Turns out Rylance's speech was actually the prose of a Duluth, Minnesota, poet named Lewis Jenkins.
Rylance chose Jenkins' Back Country to deliver. That short piece follows.
"When you are in town, wearing some kind of uniform is helpful, policeman, priest, etc.. Driving a tank is very impressive, or a car with official lettering on the side. If that isn't to your taste you could join the revolution, wear an armband, carry a homemade flag tied to a broom handle, or a placard bearing an incendiary slogan. At the very least you should wear a suit and carry a briefcase and a cell phone, or wear a team jacket and a baseball cap and carry a cell phone. If you go into the woods, the back country, someplace past all human habitation, it is a good idea to wear orange and carry a gun, or, depending on the season, carry a fishing pole, or a camera with a big lens. Otherwise it might appear that you have no idea what you are doing, that you are merely wandering the earth, no particular reason for being here, no particular place to go."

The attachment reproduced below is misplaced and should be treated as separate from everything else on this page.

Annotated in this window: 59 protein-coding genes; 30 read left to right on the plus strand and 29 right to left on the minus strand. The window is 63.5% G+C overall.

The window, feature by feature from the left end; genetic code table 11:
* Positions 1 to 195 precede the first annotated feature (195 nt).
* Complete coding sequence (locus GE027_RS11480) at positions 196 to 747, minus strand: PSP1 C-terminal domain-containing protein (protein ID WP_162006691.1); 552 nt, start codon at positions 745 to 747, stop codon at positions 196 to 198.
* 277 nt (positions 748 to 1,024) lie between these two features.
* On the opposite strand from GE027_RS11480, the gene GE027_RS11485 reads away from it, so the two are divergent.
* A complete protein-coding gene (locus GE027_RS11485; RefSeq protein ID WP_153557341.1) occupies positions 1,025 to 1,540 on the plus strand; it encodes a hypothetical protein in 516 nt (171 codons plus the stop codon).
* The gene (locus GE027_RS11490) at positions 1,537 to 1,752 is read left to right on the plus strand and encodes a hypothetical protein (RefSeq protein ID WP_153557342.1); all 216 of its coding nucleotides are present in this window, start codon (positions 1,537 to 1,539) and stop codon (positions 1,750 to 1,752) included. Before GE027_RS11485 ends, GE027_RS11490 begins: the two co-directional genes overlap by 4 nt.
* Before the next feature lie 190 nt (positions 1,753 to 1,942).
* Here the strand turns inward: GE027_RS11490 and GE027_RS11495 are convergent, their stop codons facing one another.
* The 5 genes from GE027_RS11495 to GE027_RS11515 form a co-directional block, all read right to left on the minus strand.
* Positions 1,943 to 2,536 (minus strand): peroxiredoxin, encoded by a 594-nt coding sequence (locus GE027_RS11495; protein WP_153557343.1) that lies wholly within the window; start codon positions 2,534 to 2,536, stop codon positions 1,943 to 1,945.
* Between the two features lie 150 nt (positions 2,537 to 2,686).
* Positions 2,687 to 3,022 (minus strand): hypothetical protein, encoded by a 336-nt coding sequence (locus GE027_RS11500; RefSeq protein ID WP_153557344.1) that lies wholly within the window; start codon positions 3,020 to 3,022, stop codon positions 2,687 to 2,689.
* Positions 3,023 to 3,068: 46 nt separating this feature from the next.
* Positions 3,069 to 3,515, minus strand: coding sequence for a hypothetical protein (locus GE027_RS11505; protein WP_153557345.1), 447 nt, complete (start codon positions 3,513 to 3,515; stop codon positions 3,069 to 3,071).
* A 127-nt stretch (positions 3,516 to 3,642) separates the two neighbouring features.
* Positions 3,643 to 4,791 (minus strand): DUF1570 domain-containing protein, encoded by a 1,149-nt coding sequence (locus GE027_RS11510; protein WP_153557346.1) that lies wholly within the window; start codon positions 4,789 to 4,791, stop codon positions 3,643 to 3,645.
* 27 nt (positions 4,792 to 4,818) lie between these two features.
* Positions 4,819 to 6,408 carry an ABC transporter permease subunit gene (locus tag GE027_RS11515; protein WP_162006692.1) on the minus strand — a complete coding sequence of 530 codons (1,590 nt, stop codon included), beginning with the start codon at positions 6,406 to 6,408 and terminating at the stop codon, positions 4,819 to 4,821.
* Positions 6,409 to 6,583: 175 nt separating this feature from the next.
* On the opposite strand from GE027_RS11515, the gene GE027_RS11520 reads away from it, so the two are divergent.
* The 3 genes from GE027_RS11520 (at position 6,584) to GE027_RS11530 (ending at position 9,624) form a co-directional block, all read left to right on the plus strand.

Rylance said, "I tried one of [Jenkins' works] out at the Drama Desk Awards, and it went down well."